Recent technology on fluorescent proteins allows us to utilize a variety of colors (Shaner et al., 2005) in addition to the conventional colors, such as cyan (CFP), yellow (YFP), green (GFP), and red (DsRed). In particular, RFPs have greatly improved in the brightness and a variety of wavelengths for real-time and multi-color imaging (Shaner et al., 2004). For multi-color imaging without the fluorescent wavelength overlap, green and red are a more favorable combination than the conventional ones: CFP and YFP. To determine a useful RFP for optimal dual-color monitoring with GFP, we transfected plasmids encoding different RFPs. The brightness of the fluorescent proteins was tdTomato > mCherry ~ mOrange > DsRed; however, overexpression caused mOrange, tdTomato, and DsRed to slight overlap with the GFP image in our filter settings for the microscope (Supplementary Fig. 1). Therefore, mCherry was selected as the RFP in the following experiment.
To monitor the expression of miR-133 by using our retroviral system, the complementary sequence against miR-133 was inserted into the pMXCRGb plasmid between the GFP and CMV promoter to yield pMXCRGb (Fig. 2B and C). Since miRNAs suppress the expression of target mRNA with complementarity, the expression of miR-133 can reduce the level of GFP whose mRNA possesses the target sequence of miR-133, without affecting the level of RFP. A three tandem repeat of the target sequence was used for enhancing the effect of the suppression rather than the single target sequence, as previously reported (Zeng et al., 2002). Expression of the retroviruses that are randomly integrated into the cellular genome following infection may be unexpectedly affected by the surrounding region depending on the integration sites (Cherry et al., 2000; Verma and Somia, 1997). Thus, an RFP cassette was used for normalization.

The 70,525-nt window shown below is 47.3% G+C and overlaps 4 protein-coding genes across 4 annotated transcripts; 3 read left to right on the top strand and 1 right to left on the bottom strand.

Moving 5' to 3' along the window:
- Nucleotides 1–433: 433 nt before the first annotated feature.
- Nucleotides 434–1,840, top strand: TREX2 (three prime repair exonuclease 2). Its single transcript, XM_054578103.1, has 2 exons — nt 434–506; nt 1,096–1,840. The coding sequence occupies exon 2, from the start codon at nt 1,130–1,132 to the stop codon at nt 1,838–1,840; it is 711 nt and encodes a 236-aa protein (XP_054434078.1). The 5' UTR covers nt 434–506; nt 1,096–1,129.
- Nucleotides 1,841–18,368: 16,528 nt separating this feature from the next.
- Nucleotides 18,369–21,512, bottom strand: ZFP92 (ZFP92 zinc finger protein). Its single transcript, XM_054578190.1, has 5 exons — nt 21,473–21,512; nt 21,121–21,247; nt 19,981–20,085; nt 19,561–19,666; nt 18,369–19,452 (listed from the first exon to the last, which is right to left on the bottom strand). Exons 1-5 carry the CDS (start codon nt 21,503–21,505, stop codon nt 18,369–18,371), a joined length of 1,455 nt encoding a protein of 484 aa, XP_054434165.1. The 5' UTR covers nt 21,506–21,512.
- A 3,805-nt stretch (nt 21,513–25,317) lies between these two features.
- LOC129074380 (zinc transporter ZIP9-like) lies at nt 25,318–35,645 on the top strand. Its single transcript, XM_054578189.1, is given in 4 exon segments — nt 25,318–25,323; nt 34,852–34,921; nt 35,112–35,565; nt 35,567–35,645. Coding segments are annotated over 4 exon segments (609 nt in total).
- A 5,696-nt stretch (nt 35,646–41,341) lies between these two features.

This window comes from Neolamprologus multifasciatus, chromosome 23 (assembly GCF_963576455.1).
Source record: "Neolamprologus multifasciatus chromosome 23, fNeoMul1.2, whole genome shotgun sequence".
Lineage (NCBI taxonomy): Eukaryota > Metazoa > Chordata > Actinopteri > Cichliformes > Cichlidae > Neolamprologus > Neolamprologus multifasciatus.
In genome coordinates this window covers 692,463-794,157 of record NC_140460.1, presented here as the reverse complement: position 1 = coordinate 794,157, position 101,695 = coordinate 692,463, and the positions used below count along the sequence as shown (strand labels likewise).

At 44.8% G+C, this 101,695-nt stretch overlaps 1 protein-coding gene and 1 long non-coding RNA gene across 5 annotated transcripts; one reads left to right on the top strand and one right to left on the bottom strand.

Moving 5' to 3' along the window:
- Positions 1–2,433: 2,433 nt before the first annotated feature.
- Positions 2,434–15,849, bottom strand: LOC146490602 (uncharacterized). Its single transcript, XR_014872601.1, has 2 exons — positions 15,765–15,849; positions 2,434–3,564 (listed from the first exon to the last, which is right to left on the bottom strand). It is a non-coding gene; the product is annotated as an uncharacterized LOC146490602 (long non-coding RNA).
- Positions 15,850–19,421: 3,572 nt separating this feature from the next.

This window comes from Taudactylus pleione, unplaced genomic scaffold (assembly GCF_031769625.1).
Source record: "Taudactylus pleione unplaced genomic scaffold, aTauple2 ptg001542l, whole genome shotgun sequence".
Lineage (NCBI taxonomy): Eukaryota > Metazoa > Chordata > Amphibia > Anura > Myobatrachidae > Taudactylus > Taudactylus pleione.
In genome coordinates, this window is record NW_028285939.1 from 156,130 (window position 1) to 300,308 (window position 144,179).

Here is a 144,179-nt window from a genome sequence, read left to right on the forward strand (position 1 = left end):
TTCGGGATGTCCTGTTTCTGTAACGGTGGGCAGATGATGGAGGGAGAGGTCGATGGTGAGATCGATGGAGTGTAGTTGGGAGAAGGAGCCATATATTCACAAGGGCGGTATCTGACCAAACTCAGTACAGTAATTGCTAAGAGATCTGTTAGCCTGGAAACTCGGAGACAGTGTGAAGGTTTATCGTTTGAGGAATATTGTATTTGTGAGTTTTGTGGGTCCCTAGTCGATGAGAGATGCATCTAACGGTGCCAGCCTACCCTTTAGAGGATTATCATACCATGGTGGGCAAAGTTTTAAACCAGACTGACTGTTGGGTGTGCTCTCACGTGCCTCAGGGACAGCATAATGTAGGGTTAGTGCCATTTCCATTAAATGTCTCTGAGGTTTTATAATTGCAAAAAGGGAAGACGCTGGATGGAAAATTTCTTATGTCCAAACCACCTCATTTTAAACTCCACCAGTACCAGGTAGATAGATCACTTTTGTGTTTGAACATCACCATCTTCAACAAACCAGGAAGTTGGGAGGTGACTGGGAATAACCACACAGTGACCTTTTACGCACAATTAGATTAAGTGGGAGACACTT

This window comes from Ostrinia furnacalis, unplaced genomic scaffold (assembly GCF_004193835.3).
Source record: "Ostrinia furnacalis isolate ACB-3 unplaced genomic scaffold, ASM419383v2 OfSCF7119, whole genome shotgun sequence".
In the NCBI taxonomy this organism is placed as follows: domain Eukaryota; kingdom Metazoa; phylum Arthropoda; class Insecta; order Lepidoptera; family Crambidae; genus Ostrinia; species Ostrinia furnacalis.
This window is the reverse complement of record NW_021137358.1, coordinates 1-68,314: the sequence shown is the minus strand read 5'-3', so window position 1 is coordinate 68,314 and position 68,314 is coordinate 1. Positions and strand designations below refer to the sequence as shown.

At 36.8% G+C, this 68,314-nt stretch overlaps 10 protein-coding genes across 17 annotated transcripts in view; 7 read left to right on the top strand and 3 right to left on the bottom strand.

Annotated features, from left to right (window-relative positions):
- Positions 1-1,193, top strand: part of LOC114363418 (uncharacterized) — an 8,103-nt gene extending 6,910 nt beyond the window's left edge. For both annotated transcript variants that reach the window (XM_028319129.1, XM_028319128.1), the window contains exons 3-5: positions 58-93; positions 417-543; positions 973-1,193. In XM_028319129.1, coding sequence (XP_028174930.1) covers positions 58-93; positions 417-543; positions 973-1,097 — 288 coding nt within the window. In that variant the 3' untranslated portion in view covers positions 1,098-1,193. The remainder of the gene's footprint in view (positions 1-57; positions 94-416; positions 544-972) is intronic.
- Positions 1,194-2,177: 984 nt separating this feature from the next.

Recombinant retroviruses were collected from the supernatant medium by transfection of the pMXCRGb or pMXCRGb plasmid into the packaging cell line Plate-E, which is derived from human embryonic kidney 293T cells. Following infection (MOI = 10), we selected the optimal virus-infected C2C12 myoblasts that showed clear visualization using GFP fused with the antibiotic-resistant gene for blasticidin (Supplementary Fig. 2). In these transduced C2C12 myoblasts containing MXCRGb or MXCRGb, both GFP and RFP fluorescence was detected (Fig. 4A, top). miR-133 was not expressed in these GM-cultured cells (Fig. 1A, lane C).
To test our approach for monitoring of miRNA activity in living cells, we quantified the miRNA activity by flow cytometry. When we used C2C12 cells containing MXCRGb in GM, the population was detected at the right-upper region in the plot (Fig. 3A, cyan). Following transfection of a synthetic dsRNA of miR-133, the populations of C2C12 cells containing MXCRGb were shifted from the right-upper region to the center-upper region in the plots (Fig. 3A, yellow). miR-133 activity was then quantified from the means of GFP intensity with RFP normalization as 30.6% and 13.8% after transfection of 10 and 100 nM of miR-133, respectively (Fig. 3B). When we transfected synthetic miR-1 as a negative control, the reduction of GFP was not observed (data not shown).